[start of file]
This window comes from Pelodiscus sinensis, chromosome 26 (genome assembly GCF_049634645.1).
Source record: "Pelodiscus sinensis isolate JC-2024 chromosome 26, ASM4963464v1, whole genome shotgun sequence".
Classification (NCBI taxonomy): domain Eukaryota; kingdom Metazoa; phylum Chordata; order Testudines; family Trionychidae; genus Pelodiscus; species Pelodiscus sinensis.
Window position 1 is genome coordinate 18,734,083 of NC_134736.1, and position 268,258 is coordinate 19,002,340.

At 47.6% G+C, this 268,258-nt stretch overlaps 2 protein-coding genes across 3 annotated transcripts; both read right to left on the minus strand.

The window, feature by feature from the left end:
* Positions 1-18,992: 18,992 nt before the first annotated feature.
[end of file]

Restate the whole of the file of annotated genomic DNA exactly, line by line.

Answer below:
This window comes from Pelodiscus sinensis, chromosome 26 (genome assembly GCF_049634645.1).
Source record: "Pelodiscus sinensis isolate JC-2024 chromosome 26, ASM4963464v1, whole genome shotgun sequence".
Classification (NCBI taxonomy): domain Eukaryota; kingdom Metazoa; phylum Chordata; order Testudines; family Trionychidae; genus Pelodiscus; species Pelodiscus sinensis.
Window position 1 is genome coordinate 18,734,083 of NC_134736.1, and position 268,258 is coordinate 19,002,340.

At 47.6% G+C, this 268,258-nt stretch overlaps 2 protein-coding genes across 3 annotated transcripts; both read right to left on the minus strand.

The window, feature by feature from the left end:
* Positions 1-18,992: 18,992 nt before the first annotated feature.